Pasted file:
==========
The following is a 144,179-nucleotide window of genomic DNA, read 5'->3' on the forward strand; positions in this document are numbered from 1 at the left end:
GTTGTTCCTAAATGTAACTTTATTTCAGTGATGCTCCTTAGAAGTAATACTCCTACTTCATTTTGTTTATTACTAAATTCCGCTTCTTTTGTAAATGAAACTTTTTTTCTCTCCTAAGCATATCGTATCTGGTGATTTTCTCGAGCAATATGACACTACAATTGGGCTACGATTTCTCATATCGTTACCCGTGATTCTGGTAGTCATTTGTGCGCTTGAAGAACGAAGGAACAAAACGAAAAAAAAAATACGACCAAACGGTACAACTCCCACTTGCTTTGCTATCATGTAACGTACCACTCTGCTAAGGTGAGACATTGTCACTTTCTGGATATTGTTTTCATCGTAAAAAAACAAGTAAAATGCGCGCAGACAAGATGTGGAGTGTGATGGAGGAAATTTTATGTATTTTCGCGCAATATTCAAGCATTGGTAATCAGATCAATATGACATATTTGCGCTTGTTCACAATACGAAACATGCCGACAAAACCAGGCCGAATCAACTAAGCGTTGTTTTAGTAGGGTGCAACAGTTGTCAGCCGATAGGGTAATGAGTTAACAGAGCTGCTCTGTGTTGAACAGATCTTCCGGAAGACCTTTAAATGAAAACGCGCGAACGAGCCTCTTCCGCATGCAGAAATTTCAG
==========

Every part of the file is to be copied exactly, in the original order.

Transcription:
The following is a 144,179-nucleotide window of genomic DNA, read 5'->3' on the forward strand; positions in this document are numbered from 1 at the left end:
GTTGTTCCTAAATGTAACTTTATTTCAGTGATGCTCCTTAGAAGTAATACTCCTACTTCATTTTGTTTATTACTAAATTCCGCTTCTTTTGTAAATGAAACTTTTTTTCTCTCCTAAGCATATCGTATCTGGTGATTTTCTCGAGCAATATGACACTACAATTGGGCTACGATTTCTCATATCGTTACCCGTGATTCTGGTAGTCATTTGTGCGCTTGAAGAACGAAGGAACAAAACGAAAAAAAAAATACGACCAAACGGTACAACTCCCACTTGCTTTGCTATCATGTAACGTACCACTCTGCTAAGGTGAGACATTGTCACTTTCTGGATATTGTTTTCATCGTAAAAAAACAAGTAAAATGCGCGCAGACAAGATGTGGAGTGTGATGGAGGAAATTTTATGTATTTTCGCGCAATATTCAAGCATTGGTAATCAGATCAATATGACATATTTGCGCTTGTTCACAATACGAAACATGCCGACAAAACCAGGCCGAATCAACTAAGCGTTGTTTTAGTAGGGTGCAACAGTTGTCAGCCGATAGGGTAATGAGTTAACAGAGCTGCTCTGTGTTGAACAGATCTTCCGGAAGACCTTTAAATGAAAACGCGCGAACGAGCCTCTTCCGCATGCAGAAATTTCAG